What is QUEST?

1. What is QUEST?

2. What do you get after 5 years of casual research, months of false promises to your editor that you’ll write an article, and a 3 hour train ride to the QUEST 25th Anniversary Conference?

I attempt to answer the former and certainly answer the latter in my latest article.

Spring semester of my sophomore year marked an important turning point in the manner in which I daydreamed and procrastinated. Distractions were critical to me at that time as I faced a very real dilemma—I hated studying accounting and I was an accounting major. I’m sure you can imagine the severity of the situation. Every day I sat in front of a book for hours about nonsense like bond amortization and the double-declining method of depreciation. So like any sane individual driven insane by the pressures of carving out a reasonable career for himself/herself, I decided to escape the reality in front of me and took a trip upstairs to the third floor of Van Munching to speak with Dr. King (then Kylie Goodell and the Quality Guild member in charge of QUESTPress).

Getting involved in QUESTPress was just as much a retreat from my studies as a return to something familiar (in high school I ran my school’s literary magazine, The Shalshelet [“The Messenger” in Hebrew]). On one of my trips upstairs to visit Kylie, Dr. Bailey was outside his office and we had a conversation. I don’t remember 99% of what we said, but I certainly remember a question The Doctor posed—“What is QUEST?” So here is what I’ve got so far.

1) Managing for Quality a History

  • “God saw all that he had made, and it was very good. And there was evening, and there was morning–the sixth day.” – Genesis 1:31
    • First recorded instance of quality control
  • From ancient Chinese regulation of the handiwork industry to Nordic shipbuilding, history is littered with examples of managing for quality
  • Read: “A History of Managing for Quality” by Joseph M. Juran

2) The Fathers of Quality

  • Joseph M. Juran (Born 1904, Romania)
  • E Deming (Born 1900, Iowa)
    • Read: “Out of the Crisis” by W. E Deming
      • I don’t have all the reports I read about him archived, but just read a few biographies all accessible on the interweb
    • Kaoru Ishikawa (Born 1915, Japan)
    • Each of these individuals plays a critical role as the developers and proselytizers of TQM in the US and Japan, then globally
      • Others not to be overlooked—Armand V. Feinbaum, Genichi Taguchi, Phillip Crosby, etc.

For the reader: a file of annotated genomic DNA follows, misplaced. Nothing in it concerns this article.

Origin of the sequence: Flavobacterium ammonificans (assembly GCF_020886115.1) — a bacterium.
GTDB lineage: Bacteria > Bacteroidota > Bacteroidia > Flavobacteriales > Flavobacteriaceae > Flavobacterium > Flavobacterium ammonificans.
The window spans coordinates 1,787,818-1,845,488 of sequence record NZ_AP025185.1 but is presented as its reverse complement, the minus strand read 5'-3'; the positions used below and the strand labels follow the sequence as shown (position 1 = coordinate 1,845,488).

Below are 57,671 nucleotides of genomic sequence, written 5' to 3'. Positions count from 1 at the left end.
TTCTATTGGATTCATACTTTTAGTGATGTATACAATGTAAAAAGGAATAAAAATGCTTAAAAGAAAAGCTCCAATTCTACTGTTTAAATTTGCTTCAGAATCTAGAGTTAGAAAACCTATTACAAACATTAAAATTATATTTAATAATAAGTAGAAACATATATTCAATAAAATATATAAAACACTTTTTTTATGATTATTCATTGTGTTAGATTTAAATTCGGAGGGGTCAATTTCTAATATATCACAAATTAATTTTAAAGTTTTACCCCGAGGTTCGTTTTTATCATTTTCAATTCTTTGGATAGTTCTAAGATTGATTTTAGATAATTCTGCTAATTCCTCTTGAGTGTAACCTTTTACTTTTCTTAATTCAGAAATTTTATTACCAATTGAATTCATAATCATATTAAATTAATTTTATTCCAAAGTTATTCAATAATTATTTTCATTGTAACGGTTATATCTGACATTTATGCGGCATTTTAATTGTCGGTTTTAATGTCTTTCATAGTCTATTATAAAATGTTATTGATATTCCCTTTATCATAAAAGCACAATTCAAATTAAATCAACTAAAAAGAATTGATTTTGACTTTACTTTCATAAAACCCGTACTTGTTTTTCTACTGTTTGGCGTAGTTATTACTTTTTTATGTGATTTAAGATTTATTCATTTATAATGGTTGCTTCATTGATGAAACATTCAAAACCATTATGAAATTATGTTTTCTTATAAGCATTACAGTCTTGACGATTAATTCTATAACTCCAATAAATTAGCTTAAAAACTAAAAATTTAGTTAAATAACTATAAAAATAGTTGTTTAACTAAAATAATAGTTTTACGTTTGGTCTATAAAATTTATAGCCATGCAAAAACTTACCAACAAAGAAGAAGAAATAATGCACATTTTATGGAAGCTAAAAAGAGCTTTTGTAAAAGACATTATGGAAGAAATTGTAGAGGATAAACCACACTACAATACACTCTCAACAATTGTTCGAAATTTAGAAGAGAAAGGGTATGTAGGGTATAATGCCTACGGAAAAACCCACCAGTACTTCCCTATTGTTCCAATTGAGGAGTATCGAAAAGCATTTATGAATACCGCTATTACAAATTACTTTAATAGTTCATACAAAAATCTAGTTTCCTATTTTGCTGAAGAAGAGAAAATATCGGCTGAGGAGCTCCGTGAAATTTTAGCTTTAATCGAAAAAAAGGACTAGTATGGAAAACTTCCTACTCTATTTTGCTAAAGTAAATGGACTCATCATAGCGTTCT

• If you follow these individuals careers you gain a real appreciation for the foundation of TQM— “revolutions are the long shadows of great men and women”

3) The Keeper of the Gate

  • Walter E. Shewhart
    • May 16, 1924, Hawthorne Works (Western Electric): Dr. Shewhart prepares a one page memo laying the foundation for statistical quality control.
  • Juran and Deming each spend time interacting with Shewhart at Hawthorne and absorb his philosophy, leading many to dub Shewhart the grandfather of quality
    • These developments all occur during the height of the Bell Labs era (Hawthorn Works was a partner with AT&T Bell Labs)
      • Read: “The Idea Factory: Bell Labs and the Great Age of American Innovation” by Jon Gertner
      • Read: Early SQC: A Historical Supplement by Joseph M. Juran

4) Failure in America

  • Although Shewhart, Juran, and Deming develop TQM in the US, no one cares and they are largely ignored.
    • Reference 2). The careers of Juran and Deming are littered with examples of neglect stateside

5) War and Defeat

  • WWII devastates Japan and General McArthur is assigned as Supreme Allied Commander of the nation.
  • McArthur rebuilds the country and brings in TQM experts (Juran and Deming, among other) to rebuild the telecommunication system. [Hawthorn Works (AT&T) > rebuilding Japanese telecommunication system]
    • Read: “Embracing Defeat” by John W. Dower
    • Read: “Hirohito And The Making of Modern Japan” by Herbert P. Bix
      • Both books won the Pulitzer

6) The Japanese Economic Miracle

  • Japan, long known for terrible quality, becomes the world leader in Quality and second largest economy in the world
    • Back to the Future III
      • Doc: “No wonder this circuit failed; it says ‘Made in Japan’.”
      • Marty: “What do you mean, Doc? All the best stuff is made in Japan.”
        • Doc and Marty in 1955, while fixing the time circuits
  • Americans, long supportive of their steadfast ally in the Pacific, begin fear that they will all work for Japan someday (Japan’s rise is that dramatic).
    • Japanese competitiveness strikes fear in the heart of corporate America, especially those in the automotive and electronics industries

7) If Japan Can, Why Can’t We? (June 24, 1980)

8) Adoption of TQM in the US and Globally (especially IBM)

9) TQM Leadership by Dean Kirwan and Dr. Judy Olian

  • State budgets requires the University of Maryland to do more with less

10) The IBM-TQM Grants

  • Total Quality at the University of Maryland at College Park: Proposal Submission to the IBM Total Quality Management Competition

11) Only One Remains

  • Read: The IBM-TQM Partnership With Colleges and Universities– A Report: A baseline report of the initial activities and future plans of the nine Partnership institutions by Daniel Seymour

It’s hard to imagine that after five years I still haven’t found an answer. Every time I read a new book on Juran, Deming, Japan, TQM, or IBM I find another loose thread in the story. If someone in the community asked me “What is QUEST?” today, I wouldn’t have an answer. I actually prefer it that way. Every time I have the opportunity to peak down the rabbit hole I end up in another adventure. QUEST is the story of eras, of people facing insurmountable obstacles, of geniuses in labs, and societies clashing. If I have an answer, all that ends. Maybe it’s better to live in the questions?

 

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